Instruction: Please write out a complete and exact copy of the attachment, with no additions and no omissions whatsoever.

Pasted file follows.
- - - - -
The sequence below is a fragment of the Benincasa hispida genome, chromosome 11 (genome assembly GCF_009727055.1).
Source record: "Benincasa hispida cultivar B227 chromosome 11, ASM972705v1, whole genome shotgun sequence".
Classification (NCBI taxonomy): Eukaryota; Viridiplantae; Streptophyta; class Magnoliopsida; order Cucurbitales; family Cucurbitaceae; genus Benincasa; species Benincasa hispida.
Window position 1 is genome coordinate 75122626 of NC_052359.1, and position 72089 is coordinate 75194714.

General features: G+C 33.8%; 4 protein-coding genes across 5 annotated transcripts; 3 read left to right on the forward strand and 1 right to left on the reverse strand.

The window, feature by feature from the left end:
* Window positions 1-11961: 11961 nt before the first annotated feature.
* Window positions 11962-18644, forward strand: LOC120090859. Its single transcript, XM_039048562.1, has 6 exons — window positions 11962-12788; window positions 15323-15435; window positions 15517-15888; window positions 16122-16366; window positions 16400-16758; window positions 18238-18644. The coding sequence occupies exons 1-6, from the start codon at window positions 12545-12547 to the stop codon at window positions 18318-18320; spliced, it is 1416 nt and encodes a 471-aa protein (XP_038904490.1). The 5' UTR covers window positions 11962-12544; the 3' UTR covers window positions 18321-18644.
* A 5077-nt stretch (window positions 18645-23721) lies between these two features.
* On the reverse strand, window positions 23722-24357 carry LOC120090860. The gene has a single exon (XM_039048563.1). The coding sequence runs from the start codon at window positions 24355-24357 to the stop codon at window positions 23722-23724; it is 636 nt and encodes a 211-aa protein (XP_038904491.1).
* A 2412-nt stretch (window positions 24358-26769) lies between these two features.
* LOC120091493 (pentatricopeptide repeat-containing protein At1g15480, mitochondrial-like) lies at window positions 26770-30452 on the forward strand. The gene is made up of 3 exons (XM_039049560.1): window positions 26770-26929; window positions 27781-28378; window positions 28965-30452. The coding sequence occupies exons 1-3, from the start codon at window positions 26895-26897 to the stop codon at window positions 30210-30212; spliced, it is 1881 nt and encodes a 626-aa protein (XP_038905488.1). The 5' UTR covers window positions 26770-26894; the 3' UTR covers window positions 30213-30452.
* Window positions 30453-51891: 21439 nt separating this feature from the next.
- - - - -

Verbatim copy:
The sequence below is a fragment of the Benincasa hispida genome, chromosome 11 (genome assembly GCF_009727055.1).
Source record: "Benincasa hispida cultivar B227 chromosome 11, ASM972705v1, whole genome shotgun sequence".
Classification (NCBI taxonomy): Eukaryota; Viridiplantae; Streptophyta; class Magnoliopsida; order Cucurbitales; family Cucurbitaceae; genus Benincasa; species Benincasa hispida.
Window position 1 is genome coordinate 75122626 of NC_052359.1, and position 72089 is coordinate 75194714.

General features: G+C 33.8%; 4 protein-coding genes across 5 annotated transcripts; 3 read left to right on the forward strand and 1 right to left on the reverse strand.

The window, feature by feature from the left end:
* Window positions 1-11961: 11961 nt before the first annotated feature.
* Window positions 11962-18644, forward strand: LOC120090859. Its single transcript, XM_039048562.1, has 6 exons — window positions 11962-12788; window positions 15323-15435; window positions 15517-15888; window positions 16122-16366; window positions 16400-16758; window positions 18238-18644. The coding sequence occupies exons 1-6, from the start codon at window positions 12545-12547 to the stop codon at window positions 18318-18320; spliced, it is 1416 nt and encodes a 471-aa protein (XP_038904490.1). The 5' UTR covers window positions 11962-12544; the 3' UTR covers window positions 18321-18644.
* A 5077-nt stretch (window positions 18645-23721) lies between these two features.
* On the reverse strand, window positions 23722-24357 carry LOC120090860. The gene has a single exon (XM_039048563.1). The coding sequence runs from the start codon at window positions 24355-24357 to the stop codon at window positions 23722-23724; it is 636 nt and encodes a 211-aa protein (XP_038904491.1).
* A 2412-nt stretch (window positions 24358-26769) lies between these two features.
* LOC120091493 (pentatricopeptide repeat-containing protein At1g15480, mitochondrial-like) lies at window positions 26770-30452 on the forward strand. The gene is made up of 3 exons (XM_039049560.1): window positions 26770-26929; window positions 27781-28378; window positions 28965-30452. The coding sequence occupies exons 1-3, from the start codon at window positions 26895-26897 to the stop codon at window positions 30210-30212; spliced, it is 1881 nt and encodes a 626-aa protein (XP_038905488.1). The 5' UTR covers window positions 26770-26894; the 3' UTR covers window positions 30213-30452.
* Window positions 30453-51891: 21439 nt separating this feature from the next.